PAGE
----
Coding, coding, coding… But what about client needs?
As developers, we are generally preoccupied with code. While evidently notwo developers are exactly alike, in generalwe all want to eliminate errors and to produce quality work. We want to work quickly and we want to write code that is powerful and reusable.
But is this really the key to success?
What are the real factors that determine a project’s success?
In our experience, a project is successful because the client’s needs are met. In contrast to what might be assumed, the principal key to success is not the code itself, but client satisfaction.
We have seen an enormous variety of personalities and expectations while working on different projects with our clients. To have success as developers, it’s crucial that we understand our clients as well as possible.
Generally, the client wants a quality product as soon as possible, ideally “yesterday.” Sometimes, when the client does not really know what they need, the specifications can be unclear. This leads to specifications that are incomplete or mistaken. How is it possible in these circumstances for a developer to create a solution that satisfies the client?
The answer is simple. We have to ask questions, good questions. In practice, when it’s time to ask questions, it is likely that you will feel like you are bothering the client. Project managers may be impatient and sometimes they will have the impression that the work isn’t advancing quickly enough. Nevertheless, it is more prudent to take the time early in the project to ensure you are on the right track. Delivering a product feature that doesn’t meet the client’s initial need will create its own problems. Corrections, revisions and additional tests are costly and will delay even longer the final delivery of the product.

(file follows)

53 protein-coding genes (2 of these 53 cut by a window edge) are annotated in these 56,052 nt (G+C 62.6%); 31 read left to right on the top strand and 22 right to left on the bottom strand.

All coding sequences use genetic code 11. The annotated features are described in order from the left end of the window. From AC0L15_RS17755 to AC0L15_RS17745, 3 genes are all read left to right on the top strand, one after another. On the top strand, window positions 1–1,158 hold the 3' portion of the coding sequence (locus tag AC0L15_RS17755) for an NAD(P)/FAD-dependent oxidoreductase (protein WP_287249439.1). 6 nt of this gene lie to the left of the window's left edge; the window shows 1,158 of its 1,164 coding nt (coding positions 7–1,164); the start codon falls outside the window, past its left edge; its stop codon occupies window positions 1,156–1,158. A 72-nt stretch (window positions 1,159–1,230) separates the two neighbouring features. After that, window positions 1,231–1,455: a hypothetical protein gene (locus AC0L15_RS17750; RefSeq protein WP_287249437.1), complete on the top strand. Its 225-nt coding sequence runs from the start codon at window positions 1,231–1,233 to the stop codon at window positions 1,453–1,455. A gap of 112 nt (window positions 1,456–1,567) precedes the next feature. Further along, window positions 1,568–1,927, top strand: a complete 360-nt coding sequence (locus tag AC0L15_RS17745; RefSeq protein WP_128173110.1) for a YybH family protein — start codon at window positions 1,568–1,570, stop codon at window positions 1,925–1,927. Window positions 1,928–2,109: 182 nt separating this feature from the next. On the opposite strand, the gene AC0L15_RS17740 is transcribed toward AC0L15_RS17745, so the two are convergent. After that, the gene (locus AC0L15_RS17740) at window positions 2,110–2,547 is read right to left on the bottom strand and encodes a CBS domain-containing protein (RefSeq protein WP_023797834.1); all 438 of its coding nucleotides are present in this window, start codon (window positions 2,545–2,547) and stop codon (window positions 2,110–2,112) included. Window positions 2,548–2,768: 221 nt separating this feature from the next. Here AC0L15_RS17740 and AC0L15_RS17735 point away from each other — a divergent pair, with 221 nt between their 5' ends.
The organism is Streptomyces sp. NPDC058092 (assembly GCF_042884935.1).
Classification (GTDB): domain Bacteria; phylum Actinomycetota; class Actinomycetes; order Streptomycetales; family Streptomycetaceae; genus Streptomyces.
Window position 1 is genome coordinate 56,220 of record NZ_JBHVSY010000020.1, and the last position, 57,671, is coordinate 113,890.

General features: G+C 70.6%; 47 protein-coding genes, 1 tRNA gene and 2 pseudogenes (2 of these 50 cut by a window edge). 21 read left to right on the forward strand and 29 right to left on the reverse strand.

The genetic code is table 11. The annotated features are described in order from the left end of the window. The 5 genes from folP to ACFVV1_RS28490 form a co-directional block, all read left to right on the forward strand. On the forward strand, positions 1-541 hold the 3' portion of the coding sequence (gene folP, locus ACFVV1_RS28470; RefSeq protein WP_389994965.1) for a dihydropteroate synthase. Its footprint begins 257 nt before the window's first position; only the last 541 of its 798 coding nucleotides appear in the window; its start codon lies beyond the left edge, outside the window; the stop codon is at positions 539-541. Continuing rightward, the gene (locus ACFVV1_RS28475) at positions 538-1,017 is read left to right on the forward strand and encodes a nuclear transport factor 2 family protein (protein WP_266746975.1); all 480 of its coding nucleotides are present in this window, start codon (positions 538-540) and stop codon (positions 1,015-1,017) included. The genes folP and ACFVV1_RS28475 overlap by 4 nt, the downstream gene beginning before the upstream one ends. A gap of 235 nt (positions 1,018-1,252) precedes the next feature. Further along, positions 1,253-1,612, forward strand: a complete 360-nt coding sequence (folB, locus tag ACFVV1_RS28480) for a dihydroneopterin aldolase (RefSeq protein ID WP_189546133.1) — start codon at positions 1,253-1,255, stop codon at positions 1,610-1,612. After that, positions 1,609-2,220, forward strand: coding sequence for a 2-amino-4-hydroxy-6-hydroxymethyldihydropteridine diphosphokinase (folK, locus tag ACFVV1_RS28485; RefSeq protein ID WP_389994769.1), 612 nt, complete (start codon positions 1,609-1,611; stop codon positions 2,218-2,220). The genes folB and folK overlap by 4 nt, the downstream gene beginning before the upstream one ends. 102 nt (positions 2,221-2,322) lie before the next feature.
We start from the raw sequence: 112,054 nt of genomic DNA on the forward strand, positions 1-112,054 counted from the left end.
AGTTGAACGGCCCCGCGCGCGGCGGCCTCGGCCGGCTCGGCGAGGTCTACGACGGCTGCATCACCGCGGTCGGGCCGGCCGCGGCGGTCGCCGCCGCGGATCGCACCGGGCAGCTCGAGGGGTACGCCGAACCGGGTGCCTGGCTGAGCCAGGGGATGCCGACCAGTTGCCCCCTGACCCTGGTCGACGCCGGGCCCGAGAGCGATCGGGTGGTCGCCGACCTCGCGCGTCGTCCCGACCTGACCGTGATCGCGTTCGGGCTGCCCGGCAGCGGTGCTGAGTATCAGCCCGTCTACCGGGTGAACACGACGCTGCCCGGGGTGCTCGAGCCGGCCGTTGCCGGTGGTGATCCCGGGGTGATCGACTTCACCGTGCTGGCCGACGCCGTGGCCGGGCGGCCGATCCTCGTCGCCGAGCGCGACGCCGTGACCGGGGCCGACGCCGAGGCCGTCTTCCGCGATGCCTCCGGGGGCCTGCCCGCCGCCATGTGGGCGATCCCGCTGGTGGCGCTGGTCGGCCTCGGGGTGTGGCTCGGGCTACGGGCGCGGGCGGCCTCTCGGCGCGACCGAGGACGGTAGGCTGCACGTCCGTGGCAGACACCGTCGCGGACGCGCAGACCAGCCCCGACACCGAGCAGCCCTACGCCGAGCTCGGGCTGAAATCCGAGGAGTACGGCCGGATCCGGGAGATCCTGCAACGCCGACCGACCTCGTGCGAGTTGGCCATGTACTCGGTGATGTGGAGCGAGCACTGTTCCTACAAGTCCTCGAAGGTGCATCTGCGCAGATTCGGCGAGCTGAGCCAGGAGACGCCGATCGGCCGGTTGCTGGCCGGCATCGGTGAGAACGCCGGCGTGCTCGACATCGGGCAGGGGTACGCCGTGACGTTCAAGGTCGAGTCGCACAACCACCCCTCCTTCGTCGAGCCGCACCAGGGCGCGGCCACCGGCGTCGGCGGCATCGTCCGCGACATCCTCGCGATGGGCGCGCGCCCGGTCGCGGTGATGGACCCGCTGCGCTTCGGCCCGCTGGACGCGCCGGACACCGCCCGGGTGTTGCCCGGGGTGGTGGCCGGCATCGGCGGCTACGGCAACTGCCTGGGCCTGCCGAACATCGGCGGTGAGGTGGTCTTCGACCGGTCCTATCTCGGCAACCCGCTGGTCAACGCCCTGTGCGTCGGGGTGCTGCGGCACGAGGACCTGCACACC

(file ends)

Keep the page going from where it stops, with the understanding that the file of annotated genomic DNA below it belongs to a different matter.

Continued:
Just remember that after all, you are the expert.
To sum up, we have to remember that the key to success isn’t necessarily the code we’ve developed but the client’s satisfaction. Even under pressure, we must take the time to understand what the client needs because even with the most reusable, powerful, error free code, we could find ourselves on the wrong track. The job of a developer is a lot more difficult than it seems!